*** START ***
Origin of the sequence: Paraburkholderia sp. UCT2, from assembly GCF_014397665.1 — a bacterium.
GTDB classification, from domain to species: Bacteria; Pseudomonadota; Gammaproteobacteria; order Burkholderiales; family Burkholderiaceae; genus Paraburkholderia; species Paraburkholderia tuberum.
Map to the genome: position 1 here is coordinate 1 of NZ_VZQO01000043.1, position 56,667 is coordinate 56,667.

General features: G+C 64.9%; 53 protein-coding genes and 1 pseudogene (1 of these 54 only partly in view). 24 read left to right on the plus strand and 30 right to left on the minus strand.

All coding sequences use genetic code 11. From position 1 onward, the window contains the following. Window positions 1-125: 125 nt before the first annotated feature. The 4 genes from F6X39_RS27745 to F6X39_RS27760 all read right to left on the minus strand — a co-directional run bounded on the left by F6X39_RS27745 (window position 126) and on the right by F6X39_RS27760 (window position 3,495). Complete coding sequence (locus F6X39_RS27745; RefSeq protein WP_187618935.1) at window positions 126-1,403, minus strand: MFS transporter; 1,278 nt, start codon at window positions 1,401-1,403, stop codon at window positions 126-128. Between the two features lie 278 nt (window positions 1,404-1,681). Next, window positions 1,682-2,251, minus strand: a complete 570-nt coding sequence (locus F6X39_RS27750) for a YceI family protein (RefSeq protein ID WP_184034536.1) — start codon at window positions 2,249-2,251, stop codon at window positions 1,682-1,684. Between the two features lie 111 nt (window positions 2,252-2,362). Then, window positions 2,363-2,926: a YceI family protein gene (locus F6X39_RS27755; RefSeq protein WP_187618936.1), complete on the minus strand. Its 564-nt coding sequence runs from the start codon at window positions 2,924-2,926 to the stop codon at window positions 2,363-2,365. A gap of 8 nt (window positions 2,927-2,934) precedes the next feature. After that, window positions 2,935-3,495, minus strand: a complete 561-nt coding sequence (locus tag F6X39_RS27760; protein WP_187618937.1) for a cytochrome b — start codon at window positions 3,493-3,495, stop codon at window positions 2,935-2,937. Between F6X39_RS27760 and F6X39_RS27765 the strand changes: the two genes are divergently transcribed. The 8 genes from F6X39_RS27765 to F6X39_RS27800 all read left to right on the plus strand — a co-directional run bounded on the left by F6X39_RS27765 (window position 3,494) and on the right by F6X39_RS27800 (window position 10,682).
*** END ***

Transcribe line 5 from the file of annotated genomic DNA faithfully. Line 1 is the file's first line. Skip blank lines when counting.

All coding sequences use genetic code 11. From position 1 onward, the window contains the following. Window positions 1-125: 125 nt before the first annotated feature. The 4 genes from F6X39_RS27745 to F6X39_RS27760 all read right to left on the minus strand — a co-directional run bounded on the left by F6X39_RS27745 (window position 126) and on the right by F6X39_RS27760 (window position 3,495). Complete coding sequence (locus F6X39_RS27745; RefSeq protein WP_187618935.1) at window positions 126-1,403, minus strand: MFS transporter; 1,278 nt, start codon at window positions 1,401-1,403, stop codon at window positions 126-128. Between the two features lie 278 nt (window positions 1,404-1,681). Next, window positions 1,682-2,251, minus strand: a complete 570-nt coding sequence (locus F6X39_RS27750) for a YceI family protein (RefSeq protein ID WP_184034536.1) — start codon at window positions 2,249-2,251, stop codon at window positions 1,682-1,684. Between the two features lie 111 nt (window positions 2,252-2,362). Then, window positions 2,363-2,926: a YceI family protein gene (locus F6X39_RS27755; RefSeq protein WP_187618936.1), complete on the minus strand. Its 564-nt coding sequence runs from the start codon at window positions 2,924-2,926 to the stop codon at window positions 2,363-2,365. A gap of 8 nt (window positions 2,927-2,934) precedes the next feature. After that, window positions 2,935-3,495, minus strand: a complete 561-nt coding sequence (locus tag F6X39_RS27760; protein WP_187618937.1) for a cytochrome b — start codon at window positions 3,493-3,495, stop codon at window positions 2,935-2,937. Between F6X39_RS27760 and F6X39_RS27765 the strand changes: the two genes are divergently transcribed. The 8 genes from F6X39_RS27765 to F6X39_RS27800 all read left to right on the plus strand — a co-directional run bounded on the left by F6X39_RS27765 (window position 3,494) and on the right by F6X39_RS27800 (window position 10,682).